What Notching Means in Ratings

Notching in credit ratings

Credit Rating Agencies (CRAs) evaluate the creditworthiness of companies, assigning them either investment or non-investment grades based on their ability to meet debt payments and other obligations. Companies often issue various types of debt, such as secured or unsecured obligations, leading to differences in the ratings of these debts compared to the company’s overall credit rating.

Notching is distinct from upgrading or downgrading a company or issuer as a whole. It refers to the practice of assigning different credit ratings to specific debts or obligations of an issuing entity or closely related entities. This typically happens due to the structural subordination of debt issued by operating subsidiaries or holding companies. For example, a holding company’s debt might receive a lower rating than the debt of its subsidiaries.

Notching also applies to evaluating the credit risk of other financial instruments, such as structured finance products, including Collateralized Debt Obligations (CDOs). Different Rating agencies may use similar but distinct approaches in determining the ratings of bond or debt issuers, which can lead to different credit ratings for the same issuer from different agencies.

Rating distinctions among obligations are based on differences in their security or priority of claim. With varying degrees of potential losses in the event of default, obligations can be notched higher or lower. In bond trading, a notch measures the difference in credit risk between two bonds issued by the same issuer. Therefore, not every bond issued by a company will necessarily receive the same credit rating.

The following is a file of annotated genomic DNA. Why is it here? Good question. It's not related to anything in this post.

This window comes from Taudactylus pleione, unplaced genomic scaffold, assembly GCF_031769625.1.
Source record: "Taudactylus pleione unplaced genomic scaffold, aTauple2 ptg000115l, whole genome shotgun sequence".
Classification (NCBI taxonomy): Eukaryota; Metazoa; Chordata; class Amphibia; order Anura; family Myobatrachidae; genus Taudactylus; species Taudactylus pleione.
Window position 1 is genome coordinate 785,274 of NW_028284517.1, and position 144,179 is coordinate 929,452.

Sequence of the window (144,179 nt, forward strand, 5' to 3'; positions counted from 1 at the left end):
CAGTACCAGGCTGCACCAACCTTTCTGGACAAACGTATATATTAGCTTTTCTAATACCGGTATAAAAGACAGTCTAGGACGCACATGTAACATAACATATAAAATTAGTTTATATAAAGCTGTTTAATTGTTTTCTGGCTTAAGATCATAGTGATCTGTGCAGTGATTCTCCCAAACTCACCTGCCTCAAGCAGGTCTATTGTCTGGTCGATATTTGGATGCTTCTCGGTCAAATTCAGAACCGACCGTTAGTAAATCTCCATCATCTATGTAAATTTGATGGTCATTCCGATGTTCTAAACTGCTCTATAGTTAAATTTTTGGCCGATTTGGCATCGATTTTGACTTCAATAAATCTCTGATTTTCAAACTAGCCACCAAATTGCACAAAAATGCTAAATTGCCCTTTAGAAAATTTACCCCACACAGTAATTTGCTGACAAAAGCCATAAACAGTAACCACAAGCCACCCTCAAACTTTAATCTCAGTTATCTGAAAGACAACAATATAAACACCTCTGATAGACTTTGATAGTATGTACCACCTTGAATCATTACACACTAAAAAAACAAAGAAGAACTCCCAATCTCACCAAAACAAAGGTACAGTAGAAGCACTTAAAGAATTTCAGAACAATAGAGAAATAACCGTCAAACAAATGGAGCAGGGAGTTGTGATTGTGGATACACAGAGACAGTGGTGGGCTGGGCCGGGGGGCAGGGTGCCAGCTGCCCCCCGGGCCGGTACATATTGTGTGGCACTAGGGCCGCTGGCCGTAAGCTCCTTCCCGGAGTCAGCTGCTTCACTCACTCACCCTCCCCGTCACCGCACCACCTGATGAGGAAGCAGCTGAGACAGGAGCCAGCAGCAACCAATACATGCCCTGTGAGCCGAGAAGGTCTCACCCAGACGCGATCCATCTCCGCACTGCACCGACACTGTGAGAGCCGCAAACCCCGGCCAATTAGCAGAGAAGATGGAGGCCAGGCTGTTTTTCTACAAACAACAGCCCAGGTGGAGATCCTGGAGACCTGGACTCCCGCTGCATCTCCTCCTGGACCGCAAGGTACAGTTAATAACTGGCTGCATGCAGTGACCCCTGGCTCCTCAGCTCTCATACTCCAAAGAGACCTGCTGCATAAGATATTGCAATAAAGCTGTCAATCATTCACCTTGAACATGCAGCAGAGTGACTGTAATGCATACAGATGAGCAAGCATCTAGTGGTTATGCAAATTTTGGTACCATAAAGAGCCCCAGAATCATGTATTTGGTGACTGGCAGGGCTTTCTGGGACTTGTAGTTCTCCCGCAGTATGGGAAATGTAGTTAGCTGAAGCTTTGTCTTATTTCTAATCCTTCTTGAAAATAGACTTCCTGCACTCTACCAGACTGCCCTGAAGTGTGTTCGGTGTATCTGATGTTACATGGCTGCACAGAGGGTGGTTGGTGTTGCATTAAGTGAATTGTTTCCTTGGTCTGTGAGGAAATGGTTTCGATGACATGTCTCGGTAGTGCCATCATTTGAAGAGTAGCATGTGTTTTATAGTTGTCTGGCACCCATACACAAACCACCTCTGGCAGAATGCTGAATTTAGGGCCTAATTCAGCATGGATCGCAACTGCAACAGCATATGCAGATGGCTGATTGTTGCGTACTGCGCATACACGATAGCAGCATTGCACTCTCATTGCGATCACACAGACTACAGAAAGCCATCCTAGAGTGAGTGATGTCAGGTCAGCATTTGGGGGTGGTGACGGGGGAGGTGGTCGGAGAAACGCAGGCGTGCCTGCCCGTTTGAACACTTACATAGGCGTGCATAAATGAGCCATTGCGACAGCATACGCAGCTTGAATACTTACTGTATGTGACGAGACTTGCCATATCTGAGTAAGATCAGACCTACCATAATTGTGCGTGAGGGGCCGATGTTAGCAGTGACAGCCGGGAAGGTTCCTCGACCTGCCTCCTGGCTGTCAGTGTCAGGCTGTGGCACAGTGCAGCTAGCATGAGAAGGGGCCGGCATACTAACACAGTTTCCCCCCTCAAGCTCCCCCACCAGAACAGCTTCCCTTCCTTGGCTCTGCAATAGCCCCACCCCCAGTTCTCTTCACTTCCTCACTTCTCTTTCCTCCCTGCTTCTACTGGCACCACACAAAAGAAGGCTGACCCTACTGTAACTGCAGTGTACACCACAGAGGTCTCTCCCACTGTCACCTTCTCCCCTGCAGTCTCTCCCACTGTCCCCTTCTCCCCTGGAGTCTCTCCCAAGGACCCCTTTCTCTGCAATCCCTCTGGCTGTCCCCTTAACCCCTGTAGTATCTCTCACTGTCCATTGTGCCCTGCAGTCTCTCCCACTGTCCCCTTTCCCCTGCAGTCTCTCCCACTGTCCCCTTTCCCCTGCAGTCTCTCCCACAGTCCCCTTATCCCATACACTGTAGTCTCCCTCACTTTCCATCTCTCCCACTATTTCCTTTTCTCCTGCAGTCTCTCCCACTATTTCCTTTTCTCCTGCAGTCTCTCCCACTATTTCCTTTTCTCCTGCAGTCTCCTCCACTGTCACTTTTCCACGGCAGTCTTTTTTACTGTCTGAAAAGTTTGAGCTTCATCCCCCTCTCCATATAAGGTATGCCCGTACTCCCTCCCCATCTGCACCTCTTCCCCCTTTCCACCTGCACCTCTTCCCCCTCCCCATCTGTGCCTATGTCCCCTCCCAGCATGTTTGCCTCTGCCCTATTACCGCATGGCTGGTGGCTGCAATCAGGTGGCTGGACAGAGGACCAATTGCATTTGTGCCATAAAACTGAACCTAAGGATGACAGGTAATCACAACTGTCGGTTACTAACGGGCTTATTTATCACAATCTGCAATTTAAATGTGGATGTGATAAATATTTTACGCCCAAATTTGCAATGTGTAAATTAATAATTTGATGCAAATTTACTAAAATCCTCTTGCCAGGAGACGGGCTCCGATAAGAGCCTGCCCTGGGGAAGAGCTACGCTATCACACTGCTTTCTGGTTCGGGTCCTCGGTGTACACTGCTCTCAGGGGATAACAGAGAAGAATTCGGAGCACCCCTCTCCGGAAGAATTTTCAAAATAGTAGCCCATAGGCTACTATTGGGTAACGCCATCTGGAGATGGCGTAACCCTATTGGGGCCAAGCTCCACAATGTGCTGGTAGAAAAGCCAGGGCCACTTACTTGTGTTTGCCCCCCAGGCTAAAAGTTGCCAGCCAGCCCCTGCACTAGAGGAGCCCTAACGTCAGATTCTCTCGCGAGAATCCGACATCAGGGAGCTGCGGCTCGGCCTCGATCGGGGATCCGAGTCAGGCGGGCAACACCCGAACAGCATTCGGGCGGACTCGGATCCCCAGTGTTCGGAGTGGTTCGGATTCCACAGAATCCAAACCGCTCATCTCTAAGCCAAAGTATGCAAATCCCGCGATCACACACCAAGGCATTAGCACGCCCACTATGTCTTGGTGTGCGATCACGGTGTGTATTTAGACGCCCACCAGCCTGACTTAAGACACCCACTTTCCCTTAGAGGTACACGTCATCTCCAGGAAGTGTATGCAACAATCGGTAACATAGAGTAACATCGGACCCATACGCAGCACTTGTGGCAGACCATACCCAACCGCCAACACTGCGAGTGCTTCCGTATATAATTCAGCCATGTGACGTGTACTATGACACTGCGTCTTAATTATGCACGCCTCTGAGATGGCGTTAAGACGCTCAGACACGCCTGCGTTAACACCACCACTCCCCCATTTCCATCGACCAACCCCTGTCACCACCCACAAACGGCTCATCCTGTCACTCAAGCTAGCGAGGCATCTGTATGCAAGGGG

For example, consider a company that issues two separate debt obligations: Bond A and Bond B. If Bond A is deemed less risky, it might be assigned a BBB+ credit rating, while Bond B, considered riskier, might receive a BBB- rating. This two-notch difference indicates that Bond A has a higher credit rating (and lower credit risk) than Bond B.

A notch downgrade involves a decrease in a particular bond’s rating relative to the debt issuer’s rating. Each notch represents a difference in credit risk. A notch downgrade can occur when the creditworthiness of the bond or debt issuer deteriorates.

Understanding the concept of notching in credit ratings is crucial for both issuers and investors. For issuers, it highlights areas where financial health may need improvement. For investors, it provides essential insights for making informed decisions on debt instruments issued by the same entities.


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